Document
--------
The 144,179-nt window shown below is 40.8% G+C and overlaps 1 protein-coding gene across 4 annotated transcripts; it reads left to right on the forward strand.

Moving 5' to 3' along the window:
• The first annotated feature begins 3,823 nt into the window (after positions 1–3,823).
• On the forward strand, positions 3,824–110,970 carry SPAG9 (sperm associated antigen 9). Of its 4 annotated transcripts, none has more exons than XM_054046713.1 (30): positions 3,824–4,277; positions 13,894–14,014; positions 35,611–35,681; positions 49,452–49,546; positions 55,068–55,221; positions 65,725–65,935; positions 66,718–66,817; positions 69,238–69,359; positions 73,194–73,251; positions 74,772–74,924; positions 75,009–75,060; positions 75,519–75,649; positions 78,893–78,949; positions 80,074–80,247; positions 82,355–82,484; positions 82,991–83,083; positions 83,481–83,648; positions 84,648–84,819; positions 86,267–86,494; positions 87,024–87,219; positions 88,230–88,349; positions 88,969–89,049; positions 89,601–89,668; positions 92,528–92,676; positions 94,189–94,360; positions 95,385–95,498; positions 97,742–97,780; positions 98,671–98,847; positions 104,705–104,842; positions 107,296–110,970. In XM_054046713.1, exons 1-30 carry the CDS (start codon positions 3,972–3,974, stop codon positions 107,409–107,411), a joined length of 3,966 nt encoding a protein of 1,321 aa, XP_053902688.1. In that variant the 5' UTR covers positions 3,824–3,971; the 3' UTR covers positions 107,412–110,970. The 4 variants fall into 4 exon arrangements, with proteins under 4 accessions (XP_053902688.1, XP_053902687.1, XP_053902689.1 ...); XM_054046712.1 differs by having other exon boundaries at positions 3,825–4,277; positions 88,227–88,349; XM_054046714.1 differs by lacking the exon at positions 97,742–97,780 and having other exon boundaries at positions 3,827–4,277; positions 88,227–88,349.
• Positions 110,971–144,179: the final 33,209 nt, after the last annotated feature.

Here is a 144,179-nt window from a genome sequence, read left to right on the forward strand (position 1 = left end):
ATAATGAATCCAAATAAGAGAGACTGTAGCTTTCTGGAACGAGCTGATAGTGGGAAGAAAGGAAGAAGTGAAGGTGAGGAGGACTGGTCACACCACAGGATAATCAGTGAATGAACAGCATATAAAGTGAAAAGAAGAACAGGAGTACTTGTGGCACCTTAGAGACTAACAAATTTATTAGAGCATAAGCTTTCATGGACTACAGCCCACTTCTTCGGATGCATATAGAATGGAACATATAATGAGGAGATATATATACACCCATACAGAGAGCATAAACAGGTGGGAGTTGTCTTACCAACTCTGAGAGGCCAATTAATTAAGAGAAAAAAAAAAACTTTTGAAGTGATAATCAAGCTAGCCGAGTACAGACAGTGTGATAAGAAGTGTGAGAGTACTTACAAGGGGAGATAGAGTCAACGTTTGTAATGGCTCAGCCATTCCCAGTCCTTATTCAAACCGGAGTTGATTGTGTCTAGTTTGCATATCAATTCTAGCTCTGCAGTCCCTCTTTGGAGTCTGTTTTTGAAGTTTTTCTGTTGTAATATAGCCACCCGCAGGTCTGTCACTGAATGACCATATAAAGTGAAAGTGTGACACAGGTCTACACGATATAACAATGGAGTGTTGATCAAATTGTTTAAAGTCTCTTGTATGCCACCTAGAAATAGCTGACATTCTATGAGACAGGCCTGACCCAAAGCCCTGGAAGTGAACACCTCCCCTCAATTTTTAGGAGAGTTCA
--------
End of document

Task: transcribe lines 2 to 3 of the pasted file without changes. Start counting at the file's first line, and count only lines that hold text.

Moving 5' to 3' along the window:
• The first annotated feature begins 3,823 nt into the window (after positions 1–3,823).